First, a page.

• Volunteers are returning again this year as citizen smoke watchers at the 92-year-old Chews Ridge lookout tower south of Carmel. This commanding vantage point has given spotters the ability to detect and quickly report new wildfire starts before they get large and destructive. If you’re interested in becoming a Chews Ridge volunteer, visit the Chews Ridge Fire Lookout FB page or email Scott at PalomarTowers@gmail.com for more information.
      
  • LPFA-Operated Visitor Centers are open and ready to help you navigate the Los Padres! With Wheeler Gorge Visitor Center serving the Southern Los Padres and Big Sur Station serving the North, our visitor centers are a great place to stop before you head into the forest. Come by to learn about the ecology of the area, pick up a map and supplies, or get your Los Padres-related questions answered by our friendly staff and volunteers. LPFA members receive a 15% discount on all purchases (exception for Adventures Passes) at Los Padres Ranger Stations and Visitor Centers.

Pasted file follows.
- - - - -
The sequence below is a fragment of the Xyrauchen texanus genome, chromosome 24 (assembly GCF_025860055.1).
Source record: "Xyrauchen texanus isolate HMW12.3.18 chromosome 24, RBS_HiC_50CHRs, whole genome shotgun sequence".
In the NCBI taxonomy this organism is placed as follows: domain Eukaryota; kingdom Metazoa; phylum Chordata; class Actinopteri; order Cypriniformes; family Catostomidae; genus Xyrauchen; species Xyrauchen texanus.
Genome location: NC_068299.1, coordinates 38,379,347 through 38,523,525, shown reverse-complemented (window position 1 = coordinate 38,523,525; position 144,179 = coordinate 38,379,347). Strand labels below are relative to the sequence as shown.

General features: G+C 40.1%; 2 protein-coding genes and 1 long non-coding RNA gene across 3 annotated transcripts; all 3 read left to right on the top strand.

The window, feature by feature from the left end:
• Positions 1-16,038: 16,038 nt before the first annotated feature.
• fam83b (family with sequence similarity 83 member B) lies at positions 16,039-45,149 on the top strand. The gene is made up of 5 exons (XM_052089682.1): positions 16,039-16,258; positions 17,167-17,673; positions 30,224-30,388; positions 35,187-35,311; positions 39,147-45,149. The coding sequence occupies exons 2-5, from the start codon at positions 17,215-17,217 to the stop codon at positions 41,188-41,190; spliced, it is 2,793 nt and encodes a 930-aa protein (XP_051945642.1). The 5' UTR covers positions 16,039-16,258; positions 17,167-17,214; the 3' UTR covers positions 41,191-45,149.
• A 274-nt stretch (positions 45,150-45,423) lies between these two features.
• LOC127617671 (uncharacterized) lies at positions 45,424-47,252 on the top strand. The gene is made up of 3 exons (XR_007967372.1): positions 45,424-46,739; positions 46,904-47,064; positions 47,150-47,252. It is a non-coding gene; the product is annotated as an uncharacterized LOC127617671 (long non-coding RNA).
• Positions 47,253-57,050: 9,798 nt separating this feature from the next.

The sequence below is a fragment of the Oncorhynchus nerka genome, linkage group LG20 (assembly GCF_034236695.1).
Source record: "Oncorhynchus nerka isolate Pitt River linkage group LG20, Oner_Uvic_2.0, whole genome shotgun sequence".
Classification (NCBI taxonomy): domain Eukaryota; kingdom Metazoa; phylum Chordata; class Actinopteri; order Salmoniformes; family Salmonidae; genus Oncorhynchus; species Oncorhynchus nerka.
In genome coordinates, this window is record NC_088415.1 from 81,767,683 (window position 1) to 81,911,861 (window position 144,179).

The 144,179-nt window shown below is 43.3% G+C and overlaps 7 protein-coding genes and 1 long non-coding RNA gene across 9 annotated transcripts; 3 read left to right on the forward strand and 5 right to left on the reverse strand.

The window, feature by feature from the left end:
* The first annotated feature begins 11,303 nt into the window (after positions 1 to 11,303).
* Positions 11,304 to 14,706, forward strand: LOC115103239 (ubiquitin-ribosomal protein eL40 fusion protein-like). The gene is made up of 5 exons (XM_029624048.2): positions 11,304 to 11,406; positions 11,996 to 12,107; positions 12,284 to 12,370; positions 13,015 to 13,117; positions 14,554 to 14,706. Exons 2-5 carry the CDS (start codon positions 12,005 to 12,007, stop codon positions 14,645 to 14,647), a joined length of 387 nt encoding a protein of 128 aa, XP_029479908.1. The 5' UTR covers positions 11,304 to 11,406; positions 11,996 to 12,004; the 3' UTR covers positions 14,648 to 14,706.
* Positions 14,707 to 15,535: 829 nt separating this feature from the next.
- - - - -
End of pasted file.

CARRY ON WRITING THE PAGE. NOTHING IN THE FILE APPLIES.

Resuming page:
• Graffiti removal efforts have been advanced by local Boy Scouts. Members of Troop 26 helped remove over 30 pieces of graffiti on Tunnel Trail in the SB Frontcountry. Great work, Scouts! We hate to see graffiti in the forest, so please let us know if you find any – email INFO@LPForest.org
Member of Troop 26 helping remove graffiti. Photo by Paul Weakliem

Volunteer Opportunities 

  • National Trail Day is coming up on June 5th! This is a great day to give back to and enjoy the many trails we love. Click here to find a volunteer event near you! 
      
  • SB County Parks & Recreation is hosting a National Trail Day event on June 12th at Tunnel & Jesusita Trails. Email Sbiddle@SantaBarbaraCA.gov to RSVP and get more information. 
      
  • Volunteer Trailhead Ambassadors Needed for the popular Pine Ridge Trailhead in Big Sur! Trailhead Ambassadors will help visitors understand how they can enjoy the public lands of the Big Sur coast safely and responsibly. To learn more, please email toan@ventanawild.org